Back in Norristown, Moskowitz joined a group of artists which met every week; beginning around 1960, at the sculpture studio of Hans Huneke. These weekly meetings became an important fixture in Moskowitz’s life, and over seven years she produced a series of increasingly ambitious wood carvings. Some of these, such as Rabbi (1962), and Olenu (1963), deal with Jewish themes, but most focus on figural groups reflecting the emotional and physical ties of family. In the 1960s Moskowitz produced other works on Jewish themes, including a number of woodcuts and lino-cuts, but as her world expanded with her travels there were fewer demonstrably Jewish works. She has returned to this theme in the 1990s, however, encouraged by the work in Eastern Europe of her daughter Ruth, a writer, and son Sam, an architectural historian.
A striking series of watercolor and monoprints of Jewish cemeteries and synagogues resulted (Tarnow [Poland] Cemetery IV 1993).
A major step was taken in the early 1960s when Moskowitz began tearing up water- colors and putting them back together to make paper collages. Many of her first works, such as Nautical Abstraction (c. 1961), utilized a multi-layered technique in which the primary picture surface was cut in places to allow images to appear behind, while an overlay of applied paper and other materials built out the picture surface. The primary images of these works were still executed in watercolor, with collage acting as a highlight, adding texture and depth.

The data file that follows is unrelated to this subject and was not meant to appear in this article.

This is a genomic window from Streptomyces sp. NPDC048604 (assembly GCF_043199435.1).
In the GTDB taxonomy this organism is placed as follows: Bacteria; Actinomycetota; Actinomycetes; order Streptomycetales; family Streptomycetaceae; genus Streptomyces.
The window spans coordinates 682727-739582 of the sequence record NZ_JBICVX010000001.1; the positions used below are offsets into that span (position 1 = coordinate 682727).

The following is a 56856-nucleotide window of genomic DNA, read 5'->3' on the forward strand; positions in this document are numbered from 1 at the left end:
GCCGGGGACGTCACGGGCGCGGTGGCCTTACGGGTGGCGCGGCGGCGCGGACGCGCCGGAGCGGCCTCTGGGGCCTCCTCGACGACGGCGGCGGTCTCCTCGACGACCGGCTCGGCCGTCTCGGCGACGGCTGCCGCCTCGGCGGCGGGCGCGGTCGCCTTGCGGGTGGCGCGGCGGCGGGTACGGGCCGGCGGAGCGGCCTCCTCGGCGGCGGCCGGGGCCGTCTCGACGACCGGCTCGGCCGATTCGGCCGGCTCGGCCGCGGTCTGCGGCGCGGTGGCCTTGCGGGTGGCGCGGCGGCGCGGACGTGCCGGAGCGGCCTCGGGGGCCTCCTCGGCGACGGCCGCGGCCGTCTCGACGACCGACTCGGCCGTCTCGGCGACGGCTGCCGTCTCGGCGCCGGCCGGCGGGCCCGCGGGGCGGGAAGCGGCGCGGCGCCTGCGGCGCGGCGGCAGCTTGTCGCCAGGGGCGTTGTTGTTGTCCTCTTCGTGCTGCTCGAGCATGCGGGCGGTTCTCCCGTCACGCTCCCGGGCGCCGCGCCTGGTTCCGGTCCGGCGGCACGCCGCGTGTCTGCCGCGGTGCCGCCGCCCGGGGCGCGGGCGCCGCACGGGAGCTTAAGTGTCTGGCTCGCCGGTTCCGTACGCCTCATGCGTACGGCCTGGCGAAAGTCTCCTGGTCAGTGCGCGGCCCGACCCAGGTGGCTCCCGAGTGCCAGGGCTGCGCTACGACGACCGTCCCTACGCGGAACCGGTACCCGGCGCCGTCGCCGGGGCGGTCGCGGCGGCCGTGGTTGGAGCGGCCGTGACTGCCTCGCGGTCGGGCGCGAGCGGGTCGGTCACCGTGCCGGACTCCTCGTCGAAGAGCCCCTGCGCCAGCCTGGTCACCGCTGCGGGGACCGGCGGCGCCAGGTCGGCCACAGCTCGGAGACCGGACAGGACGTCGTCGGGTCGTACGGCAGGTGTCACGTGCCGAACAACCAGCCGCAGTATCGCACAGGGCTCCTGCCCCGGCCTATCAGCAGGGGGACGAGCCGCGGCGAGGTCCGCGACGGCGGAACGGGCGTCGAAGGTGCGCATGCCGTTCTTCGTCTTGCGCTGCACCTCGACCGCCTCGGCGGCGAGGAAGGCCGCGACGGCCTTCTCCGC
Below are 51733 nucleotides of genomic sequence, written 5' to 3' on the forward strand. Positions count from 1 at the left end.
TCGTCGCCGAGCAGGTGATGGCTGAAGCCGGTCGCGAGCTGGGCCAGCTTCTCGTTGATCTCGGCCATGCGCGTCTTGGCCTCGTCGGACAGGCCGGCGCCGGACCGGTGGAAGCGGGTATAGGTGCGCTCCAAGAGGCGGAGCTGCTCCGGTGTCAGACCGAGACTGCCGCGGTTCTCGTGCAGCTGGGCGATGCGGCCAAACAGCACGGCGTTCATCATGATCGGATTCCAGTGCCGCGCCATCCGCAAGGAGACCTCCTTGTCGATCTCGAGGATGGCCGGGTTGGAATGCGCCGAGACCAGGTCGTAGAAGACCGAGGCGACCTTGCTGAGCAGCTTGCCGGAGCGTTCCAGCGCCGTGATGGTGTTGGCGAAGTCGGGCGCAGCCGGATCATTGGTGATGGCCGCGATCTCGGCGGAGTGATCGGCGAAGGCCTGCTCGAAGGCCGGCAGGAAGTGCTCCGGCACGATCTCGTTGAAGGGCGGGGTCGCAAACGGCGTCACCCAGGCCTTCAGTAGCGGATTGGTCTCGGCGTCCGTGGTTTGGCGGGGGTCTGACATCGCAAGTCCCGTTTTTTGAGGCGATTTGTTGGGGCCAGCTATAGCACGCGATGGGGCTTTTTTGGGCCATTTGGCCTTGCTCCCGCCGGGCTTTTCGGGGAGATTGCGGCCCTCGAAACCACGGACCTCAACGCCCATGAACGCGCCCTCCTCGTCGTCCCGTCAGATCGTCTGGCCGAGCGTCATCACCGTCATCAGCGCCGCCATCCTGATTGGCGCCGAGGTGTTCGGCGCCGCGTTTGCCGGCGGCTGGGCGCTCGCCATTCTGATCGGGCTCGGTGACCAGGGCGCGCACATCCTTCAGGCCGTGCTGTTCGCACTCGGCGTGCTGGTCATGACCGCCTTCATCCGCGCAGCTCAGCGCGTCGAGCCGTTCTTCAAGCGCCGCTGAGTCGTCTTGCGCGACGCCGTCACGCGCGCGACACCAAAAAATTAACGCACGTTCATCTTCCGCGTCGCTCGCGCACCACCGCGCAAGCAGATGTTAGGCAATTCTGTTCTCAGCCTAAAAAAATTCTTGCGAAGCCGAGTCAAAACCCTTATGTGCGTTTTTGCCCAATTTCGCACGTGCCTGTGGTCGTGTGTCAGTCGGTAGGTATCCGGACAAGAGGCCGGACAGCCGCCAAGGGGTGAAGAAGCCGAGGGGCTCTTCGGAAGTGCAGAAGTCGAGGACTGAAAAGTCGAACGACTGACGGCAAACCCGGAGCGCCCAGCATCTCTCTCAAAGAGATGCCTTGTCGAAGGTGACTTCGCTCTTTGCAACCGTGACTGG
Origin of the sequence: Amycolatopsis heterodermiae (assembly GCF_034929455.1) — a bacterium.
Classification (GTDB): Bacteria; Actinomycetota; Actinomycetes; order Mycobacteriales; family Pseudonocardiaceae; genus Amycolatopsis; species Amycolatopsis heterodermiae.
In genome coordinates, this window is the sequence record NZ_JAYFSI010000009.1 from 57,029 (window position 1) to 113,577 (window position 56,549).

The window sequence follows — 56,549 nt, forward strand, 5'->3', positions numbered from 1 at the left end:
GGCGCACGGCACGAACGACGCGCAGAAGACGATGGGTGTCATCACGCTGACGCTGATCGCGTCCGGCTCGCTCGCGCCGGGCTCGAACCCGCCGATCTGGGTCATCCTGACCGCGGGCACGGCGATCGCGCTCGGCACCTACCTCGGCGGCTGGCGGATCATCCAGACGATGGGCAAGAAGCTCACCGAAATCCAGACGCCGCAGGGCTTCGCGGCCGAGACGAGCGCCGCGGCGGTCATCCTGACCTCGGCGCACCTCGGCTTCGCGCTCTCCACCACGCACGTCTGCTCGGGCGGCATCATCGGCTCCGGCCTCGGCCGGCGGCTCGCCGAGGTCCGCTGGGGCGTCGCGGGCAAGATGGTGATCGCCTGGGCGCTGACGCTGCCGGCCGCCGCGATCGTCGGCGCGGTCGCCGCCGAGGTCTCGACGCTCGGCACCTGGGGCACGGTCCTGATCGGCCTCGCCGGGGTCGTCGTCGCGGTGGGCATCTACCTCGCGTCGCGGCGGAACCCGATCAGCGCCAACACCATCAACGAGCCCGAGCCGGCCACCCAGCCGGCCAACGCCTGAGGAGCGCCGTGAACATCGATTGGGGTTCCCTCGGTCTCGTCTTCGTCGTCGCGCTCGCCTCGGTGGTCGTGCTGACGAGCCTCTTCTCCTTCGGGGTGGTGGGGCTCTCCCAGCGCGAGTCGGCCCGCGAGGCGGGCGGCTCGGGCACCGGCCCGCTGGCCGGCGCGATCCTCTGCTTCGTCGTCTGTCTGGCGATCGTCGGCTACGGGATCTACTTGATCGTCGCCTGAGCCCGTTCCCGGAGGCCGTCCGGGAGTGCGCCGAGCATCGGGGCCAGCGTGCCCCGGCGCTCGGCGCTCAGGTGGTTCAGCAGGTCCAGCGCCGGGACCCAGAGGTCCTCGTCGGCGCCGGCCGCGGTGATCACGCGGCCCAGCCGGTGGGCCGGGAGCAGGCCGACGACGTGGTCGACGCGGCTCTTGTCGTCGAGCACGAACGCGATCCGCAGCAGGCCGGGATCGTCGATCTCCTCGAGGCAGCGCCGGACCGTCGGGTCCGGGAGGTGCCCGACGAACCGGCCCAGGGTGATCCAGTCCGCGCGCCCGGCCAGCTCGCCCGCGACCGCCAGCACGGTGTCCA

With collage, Moskowitz also created highly detailed realistic landscapes, usually based on on-site sketches or watercolors from her diverse materials for the collage is astonishing, and adds a rich surface. Another series of imaginative collages utilizes hundreds of cut pieces of paper to create a single image, and each piece of paper itself contained a smaller image-either photographic or drawn. These works, such as The Land of Egypt (1965), often used images from magazines and travel brochures. Moskowitz returned to this method in the mid-1970s, producing Israel (1975), The Eternal City (1975), and other works. It was also in Czechoslovakia in 1966 that Moskowitz began to work extensively in pen and ink-first with India ink and sepia washes, and later with colored inks.